Like the classic Victorian explorers, he drew maps and collected specimens of plants, mammals, and birds; he kept meticulous diaries, noted Danakil customs and took a great many photographs. While he claimed not to have extensive knowledge of anthropology, botany, ethnology, geology, geography, ornithology or zoology, these featured in most of his future travels. In 1955 and 1977 he took part, but only briefly, in larger scientific expeditions. Otherwise Thesiger did all his journeys on foot, using baggage animals, such as camels or donkeys – alone, except for a few local tribesmen. Journeying in "the tradition of the past", by 1970 he had walked for 100,000 miles and, quite literally worn out the cartilage in both knees.

From 1935-1940, Thesiger served as an assistant District Commissioner with the Sudan Political Service. In northern Darfur, he learnt to ride camels and above all to regard his followers as companions rather than servants. This was a crucial transition which enabled him to get on closer terms with his men and ultimately to be more than an outsider and spectator. Yet while Thesiger treated the men closest to him with sympathy and respect, some were bound to him by obligations (such as a Sudanese gunbearer whom Thesiger freed from jail), others (like certain Kenya tribespeople) for financial support. According to Thesiger's friends, the line dividing companion and servant was, however, sometimes blurred.

People mattered to Thesiger far more than exploration or travel. In the Sudan he shot 70 lions, saving many herdsmen's lives, but he later conceded that this figure did seem "appalling". His 2,000-mile return journey across the Sahara to Tibesti in 1938 was the first of its kind from the east. Giving his mother the news, he wrote with quiet pride that "it is not easy to be the first Englishman nowadays".

During the Abyssinian campaign in the Second World War, Thesiger served under Orde Wingate and earned a Distinguished Service Order for capturing Agibar fort and its garrison of 2,500 Italians. After active service with Special Operations Executive in Syria and the Special Air Service in North Africa, he returned for a year to Ethiopia at the Emperor's request. A chance encounter at Addis Ababa gave Thesiger the opportunity to fulfil his supreme, remaining ambition of travelling in the Empty Quarter: the vast, largely unexplored sand desert in southern Arabia.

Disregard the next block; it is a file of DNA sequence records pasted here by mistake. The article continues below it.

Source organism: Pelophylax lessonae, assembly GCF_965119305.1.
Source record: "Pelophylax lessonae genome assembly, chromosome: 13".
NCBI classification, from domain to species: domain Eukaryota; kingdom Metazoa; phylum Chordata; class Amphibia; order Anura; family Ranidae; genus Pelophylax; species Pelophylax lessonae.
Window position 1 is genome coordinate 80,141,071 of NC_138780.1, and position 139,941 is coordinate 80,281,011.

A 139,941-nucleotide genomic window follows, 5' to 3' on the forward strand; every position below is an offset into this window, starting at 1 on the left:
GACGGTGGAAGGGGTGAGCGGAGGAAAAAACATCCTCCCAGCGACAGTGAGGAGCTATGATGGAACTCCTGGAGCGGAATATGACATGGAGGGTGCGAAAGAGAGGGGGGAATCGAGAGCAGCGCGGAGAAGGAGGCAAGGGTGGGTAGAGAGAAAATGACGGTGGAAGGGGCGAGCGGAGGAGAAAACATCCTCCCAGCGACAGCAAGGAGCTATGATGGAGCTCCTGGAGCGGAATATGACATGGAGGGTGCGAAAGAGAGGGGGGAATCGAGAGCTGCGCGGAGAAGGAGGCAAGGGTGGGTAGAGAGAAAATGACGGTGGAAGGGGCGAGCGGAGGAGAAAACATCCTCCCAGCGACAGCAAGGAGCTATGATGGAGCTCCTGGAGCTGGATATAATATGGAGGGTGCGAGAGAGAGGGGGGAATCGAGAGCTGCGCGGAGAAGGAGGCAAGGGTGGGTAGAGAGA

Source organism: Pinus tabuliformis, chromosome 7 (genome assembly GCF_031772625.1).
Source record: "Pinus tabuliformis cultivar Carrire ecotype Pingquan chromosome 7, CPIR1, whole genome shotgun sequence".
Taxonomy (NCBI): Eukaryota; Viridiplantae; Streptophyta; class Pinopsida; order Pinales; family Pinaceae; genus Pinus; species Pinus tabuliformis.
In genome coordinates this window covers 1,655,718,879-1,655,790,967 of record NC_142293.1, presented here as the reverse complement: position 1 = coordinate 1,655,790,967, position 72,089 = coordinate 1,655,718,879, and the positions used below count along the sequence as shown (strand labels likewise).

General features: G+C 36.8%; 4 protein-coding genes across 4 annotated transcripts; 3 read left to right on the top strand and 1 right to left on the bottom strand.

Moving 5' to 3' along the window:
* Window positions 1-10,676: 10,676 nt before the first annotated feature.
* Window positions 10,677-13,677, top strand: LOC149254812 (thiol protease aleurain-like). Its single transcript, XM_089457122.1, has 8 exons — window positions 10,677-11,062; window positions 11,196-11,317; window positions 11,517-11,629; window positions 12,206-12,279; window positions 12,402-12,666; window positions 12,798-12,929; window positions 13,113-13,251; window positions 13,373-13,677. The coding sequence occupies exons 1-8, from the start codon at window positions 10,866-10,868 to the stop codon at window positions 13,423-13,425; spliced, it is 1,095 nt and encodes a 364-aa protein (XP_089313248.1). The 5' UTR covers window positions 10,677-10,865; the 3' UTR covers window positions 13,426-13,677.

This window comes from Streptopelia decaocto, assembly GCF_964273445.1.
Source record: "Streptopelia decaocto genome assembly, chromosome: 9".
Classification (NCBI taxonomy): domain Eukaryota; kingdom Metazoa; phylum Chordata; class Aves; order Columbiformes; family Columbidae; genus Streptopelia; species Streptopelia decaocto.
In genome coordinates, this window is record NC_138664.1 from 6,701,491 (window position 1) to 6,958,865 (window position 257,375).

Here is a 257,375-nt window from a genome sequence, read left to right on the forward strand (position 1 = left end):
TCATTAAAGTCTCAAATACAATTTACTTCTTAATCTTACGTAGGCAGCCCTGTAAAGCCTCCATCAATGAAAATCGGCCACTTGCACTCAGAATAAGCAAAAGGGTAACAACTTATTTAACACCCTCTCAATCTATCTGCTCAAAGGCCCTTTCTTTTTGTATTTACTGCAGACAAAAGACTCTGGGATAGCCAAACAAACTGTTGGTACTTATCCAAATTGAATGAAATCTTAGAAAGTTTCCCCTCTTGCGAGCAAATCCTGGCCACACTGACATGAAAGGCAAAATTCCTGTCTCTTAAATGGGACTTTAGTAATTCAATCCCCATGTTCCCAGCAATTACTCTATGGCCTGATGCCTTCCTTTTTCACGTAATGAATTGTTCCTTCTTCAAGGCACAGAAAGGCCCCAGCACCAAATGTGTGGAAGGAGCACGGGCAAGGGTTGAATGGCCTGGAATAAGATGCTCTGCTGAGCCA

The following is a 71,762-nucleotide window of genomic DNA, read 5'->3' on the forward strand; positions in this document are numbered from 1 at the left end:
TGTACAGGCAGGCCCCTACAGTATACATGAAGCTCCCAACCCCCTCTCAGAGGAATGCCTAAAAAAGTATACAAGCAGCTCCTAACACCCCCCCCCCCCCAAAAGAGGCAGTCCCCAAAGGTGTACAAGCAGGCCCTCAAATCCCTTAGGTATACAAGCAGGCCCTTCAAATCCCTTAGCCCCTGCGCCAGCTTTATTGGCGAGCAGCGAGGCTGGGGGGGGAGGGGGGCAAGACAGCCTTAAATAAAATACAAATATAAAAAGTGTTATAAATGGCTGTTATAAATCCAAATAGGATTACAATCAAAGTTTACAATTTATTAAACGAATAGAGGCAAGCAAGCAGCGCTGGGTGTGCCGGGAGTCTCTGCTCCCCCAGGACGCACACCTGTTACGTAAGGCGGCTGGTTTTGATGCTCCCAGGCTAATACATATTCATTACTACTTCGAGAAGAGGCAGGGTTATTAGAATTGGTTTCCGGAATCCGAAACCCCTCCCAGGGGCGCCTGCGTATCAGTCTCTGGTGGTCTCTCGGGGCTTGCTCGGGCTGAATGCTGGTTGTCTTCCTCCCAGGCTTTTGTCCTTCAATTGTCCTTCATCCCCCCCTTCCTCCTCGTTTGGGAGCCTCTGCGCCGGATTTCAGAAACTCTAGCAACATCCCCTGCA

Thesiger's fascination with the desert Arabs was stirred by reading T E Lawrence, and books by the explorers Bartram Thomas and Harry St John Philby who crossed the Empty Quarter in the 1930s. Searching for locust outbreak-centres gave Thesiger access to remote areas and an introduction to the tribes. In 1946-48, he crossed the Empty Quarter twice. Apart from the intense hardships, continual hunger and thirst and the risk that his party would be murdered by fanatical tribesmen, Thesiger strove to accustom himself to his companions' ways, trying to match their standards of endurance, generosity and loyalty. In Arabia, he added to earlier feats of exploration by surmounting the 700-ft high dune-chain, Uruq al Shaiba, being the first outsider to sight the Liwa oasis, south of Abu Dhabi, and first to view the fabled quicksands known as Umm al Samim "Mother of Poison" which bordered Oman. Thesiger's reward for his crucifying journeys had been a drink of "clean nearly tasteless" water. Without the comradeship of Bin Kabina, Bin Ghabaisha, and other Bedu who went with him, Thesiger insisted that these journeys across Arabia would have been "a meaningless penance".

Seven years, 1950-58, living among the Marsh Arabs in southern Iraq, contrasted Thesiger's "five most memorable years" in desert Arabia. Every summer he trekked across the Hindu Kush, the Karakorams or Morocco. In 1959-60, two journeys in Ethiopia preceded the first of many camel-safaris to Lake Turkana, in northern Kenya. Based at Maralal, Thesiger lived and travelled in Kenya for much of the next thirty-five years.

Since 1930 Thesiger had documented his journeys in photographs, diaries, and letters to his family. Many of his finest photographs were taken, after 1945, in Arabia and Iraq; he took thousands more, just as fine, in the mountains of Asia, Morocco, Kenya and Tanzania.

Thesiger's photographs have long been regarded as works of art in their own right; they also preserve a unique and imperishable record of vanishing tribal societies. They illustrate all of Thesiger's books, starting with Arabian Sands (1959) and The Marsh Arabs (1964), whose huge critical and popular success helped to recreate Thesiger the reticent, reserved gentleman traveller and explorer as a living legend.

Yet the inevitable pleasure Wilfred Thesiger derived from worldwide acclaim was tempered, and given a subtler perspective, by his often-repeated remark – that his books and photographs had been merely the "by-products" of his life and travels.

Wilfred Thesiger in Africa is published by HarperPress (£25). To order a copy for the special price of £22.50 (free P&P) call Independent Books Direct on 08430 600 030, or visit